All In The Timing is an enjoyable smorgasbord of short comic plays, each written in the late 1980s by American playwright David Ives. There are six plays in total, but you’ll only get to see three of them: one is chosen by the cast, while another two are selected by audience vote, the first based just on the titles and the second on a short summary of the plots. The humour’s more chucklesome than side-splitting and there are a couple of jokes that seem rather dodgy these days, but an excellent four-member cast elevates the performance above the norm.
First on the day I attended was The Universal Language, performed almost entirely in a fictional tongue with echoes of English, Dutch and Esperanto. There’s entertainment to be had from the misappropriation of foreign vocabulary, and Ives deftly selects whimsically comic words to stand in for everyday concepts. But this is quite a long piece, and it’s really just one joke – at least until the final moments, when the narrative takes a guessable but unexpectedly heartening turn. At one point we’re expected to laugh at a stammer, which is gauche, even if the humour ultimately comes from a supportive point of view.
The second piece, Philip Glass Buys a Loaf Of Bread, was my favourite of the day’s menu – though it’s also the hardest to describe. More poetry than theatre, it sees all four cast members speak in rhythmic chorus, repeating and combining fragments of dialogue like a musical refrain. As with all the pieces, it was impeccably rehearsed and faultlessly performed, and the combination of voices has an unexpected beauty. You can choose to enjoy this one for its sound alone – or to tune in to the comedy, and notice that the words they’re speaking are often quite silly.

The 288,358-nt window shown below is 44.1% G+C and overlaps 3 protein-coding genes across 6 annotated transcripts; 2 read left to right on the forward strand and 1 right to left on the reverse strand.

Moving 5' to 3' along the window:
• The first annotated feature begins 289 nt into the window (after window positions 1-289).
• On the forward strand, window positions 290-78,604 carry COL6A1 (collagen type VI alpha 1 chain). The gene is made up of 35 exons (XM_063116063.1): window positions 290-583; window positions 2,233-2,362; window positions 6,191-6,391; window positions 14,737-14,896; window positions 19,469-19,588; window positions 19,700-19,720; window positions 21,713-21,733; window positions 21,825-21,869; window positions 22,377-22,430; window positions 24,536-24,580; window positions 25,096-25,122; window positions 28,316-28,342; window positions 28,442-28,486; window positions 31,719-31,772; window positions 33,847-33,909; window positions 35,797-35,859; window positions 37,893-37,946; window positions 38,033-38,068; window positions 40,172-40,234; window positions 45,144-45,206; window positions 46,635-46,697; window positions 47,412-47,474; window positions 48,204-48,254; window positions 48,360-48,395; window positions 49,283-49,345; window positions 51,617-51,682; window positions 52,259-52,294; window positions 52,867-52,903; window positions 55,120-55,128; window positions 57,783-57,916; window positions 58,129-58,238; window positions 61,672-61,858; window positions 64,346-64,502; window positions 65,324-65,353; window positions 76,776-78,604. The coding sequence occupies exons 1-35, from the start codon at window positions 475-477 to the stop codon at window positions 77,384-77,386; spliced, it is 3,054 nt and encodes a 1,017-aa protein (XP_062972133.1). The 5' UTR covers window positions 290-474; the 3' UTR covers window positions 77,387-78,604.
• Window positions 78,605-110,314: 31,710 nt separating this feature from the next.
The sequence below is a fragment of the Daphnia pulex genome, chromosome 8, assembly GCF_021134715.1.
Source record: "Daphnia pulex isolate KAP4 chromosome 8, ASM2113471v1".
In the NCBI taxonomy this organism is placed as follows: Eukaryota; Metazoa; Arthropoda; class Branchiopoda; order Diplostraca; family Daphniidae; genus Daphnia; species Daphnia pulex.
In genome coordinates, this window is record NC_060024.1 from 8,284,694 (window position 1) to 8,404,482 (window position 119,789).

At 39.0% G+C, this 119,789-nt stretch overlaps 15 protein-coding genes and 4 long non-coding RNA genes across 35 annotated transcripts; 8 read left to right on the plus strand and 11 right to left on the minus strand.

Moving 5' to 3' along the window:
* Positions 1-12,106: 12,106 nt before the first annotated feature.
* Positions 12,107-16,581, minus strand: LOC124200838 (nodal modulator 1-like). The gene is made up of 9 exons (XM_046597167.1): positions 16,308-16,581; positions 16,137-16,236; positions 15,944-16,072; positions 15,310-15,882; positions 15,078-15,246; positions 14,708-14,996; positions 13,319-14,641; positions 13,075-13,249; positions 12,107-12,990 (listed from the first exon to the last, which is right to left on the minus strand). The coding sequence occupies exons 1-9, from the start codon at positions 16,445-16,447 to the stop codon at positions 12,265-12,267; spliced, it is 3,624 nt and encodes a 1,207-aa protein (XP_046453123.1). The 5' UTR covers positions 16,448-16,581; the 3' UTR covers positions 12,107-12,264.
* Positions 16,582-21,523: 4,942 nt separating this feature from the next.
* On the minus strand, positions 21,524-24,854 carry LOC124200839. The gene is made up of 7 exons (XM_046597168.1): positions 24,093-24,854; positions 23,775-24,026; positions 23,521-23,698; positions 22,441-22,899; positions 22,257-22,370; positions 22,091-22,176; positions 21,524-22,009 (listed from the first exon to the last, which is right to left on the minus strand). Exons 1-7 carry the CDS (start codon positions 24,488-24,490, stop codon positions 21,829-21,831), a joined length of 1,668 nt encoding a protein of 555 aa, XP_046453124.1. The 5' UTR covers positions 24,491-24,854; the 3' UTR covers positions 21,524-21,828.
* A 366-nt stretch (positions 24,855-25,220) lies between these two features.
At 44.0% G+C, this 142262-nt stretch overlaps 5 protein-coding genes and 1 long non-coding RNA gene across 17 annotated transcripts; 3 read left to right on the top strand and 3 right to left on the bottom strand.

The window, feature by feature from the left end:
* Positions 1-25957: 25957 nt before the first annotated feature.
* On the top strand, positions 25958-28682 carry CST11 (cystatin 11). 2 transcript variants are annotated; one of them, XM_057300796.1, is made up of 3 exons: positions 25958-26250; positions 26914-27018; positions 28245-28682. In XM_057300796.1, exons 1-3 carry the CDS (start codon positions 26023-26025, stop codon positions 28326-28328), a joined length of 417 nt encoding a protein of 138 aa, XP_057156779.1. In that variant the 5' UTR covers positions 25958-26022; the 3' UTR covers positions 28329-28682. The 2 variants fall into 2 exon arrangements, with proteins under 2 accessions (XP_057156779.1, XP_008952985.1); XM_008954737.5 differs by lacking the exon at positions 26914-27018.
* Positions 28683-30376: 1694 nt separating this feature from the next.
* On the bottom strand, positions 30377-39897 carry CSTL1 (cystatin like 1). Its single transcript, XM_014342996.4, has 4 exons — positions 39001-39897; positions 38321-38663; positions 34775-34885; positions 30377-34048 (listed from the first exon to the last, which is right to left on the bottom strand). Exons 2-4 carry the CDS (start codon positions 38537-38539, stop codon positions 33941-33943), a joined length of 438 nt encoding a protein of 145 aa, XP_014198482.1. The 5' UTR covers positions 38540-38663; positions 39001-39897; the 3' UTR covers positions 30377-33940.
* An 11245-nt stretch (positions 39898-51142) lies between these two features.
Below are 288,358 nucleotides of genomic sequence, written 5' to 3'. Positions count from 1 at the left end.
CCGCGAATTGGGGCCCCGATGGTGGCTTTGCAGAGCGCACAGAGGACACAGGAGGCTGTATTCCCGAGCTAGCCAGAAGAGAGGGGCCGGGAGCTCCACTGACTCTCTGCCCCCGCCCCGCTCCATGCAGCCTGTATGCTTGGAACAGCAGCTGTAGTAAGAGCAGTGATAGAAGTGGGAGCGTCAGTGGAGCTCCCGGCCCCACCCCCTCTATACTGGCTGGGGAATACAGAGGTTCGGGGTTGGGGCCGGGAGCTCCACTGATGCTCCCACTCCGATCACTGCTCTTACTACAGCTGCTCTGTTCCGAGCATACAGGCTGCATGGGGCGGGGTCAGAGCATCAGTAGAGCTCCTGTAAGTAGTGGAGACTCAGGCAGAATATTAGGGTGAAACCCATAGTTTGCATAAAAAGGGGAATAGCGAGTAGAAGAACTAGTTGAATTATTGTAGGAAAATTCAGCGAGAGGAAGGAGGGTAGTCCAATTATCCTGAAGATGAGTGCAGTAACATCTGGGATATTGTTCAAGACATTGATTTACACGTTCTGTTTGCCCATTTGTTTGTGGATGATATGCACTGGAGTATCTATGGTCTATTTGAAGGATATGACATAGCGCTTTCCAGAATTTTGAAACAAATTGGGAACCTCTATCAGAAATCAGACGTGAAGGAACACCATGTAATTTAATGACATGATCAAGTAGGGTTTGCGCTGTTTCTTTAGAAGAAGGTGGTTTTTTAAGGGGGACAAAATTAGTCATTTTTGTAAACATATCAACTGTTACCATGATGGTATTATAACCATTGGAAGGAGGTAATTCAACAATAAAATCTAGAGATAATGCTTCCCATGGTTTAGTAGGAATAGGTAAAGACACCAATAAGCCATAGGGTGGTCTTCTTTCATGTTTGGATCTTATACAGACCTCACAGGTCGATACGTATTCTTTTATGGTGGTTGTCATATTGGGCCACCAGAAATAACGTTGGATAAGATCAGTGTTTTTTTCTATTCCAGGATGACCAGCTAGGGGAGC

The last piece on the day I attended was Sure Thing, an exploration of the dozens of different ways to mess up a romantic encounter in a coffee shop. It’s basically a scripted version of the improv game Should Have Said; whenever a bell rings, the characters rewind a couple of lines, changing what they say and continuing the scene in a new direction. It’s a clever device, allowing for hilarious faux-pas without scene-ending consequences, though I did find the faltering structure grew repetitive after a while. Again there’s a joke I winced at – this time touching on mental illness – but the characters are both likeable, so I rooted for them to find the right path through the verbal maze and enjoy the rest of their lives together.
Each of the short plays is gently funny, and the examples I saw all end on a warming upbeat note. They’re superbly performed as well, by a cast who recognise the emotional heart of the pieces as well as the comedy. But with the exception of Philip Glass, I felt these plays overstayed their welcome – not quite recognising when the joke was worn through and it was time for them just to end.
And I’m not so sure the audience vote, choosing three scenes from the available six, adds very much. It introduces the agony of choice for no compelling reason, and it’s inevitable that some in the audience will end up rueing a more interesting-sounding scene that they didn’t get to see. The simpler technique of just performing different menus on alternate days would at least mean you could catch the complete set without fear of repetition.
Overall though, All In The Timing is an enjoyable piece of theatre, and a convincing vehicle for its uniformly talented cast.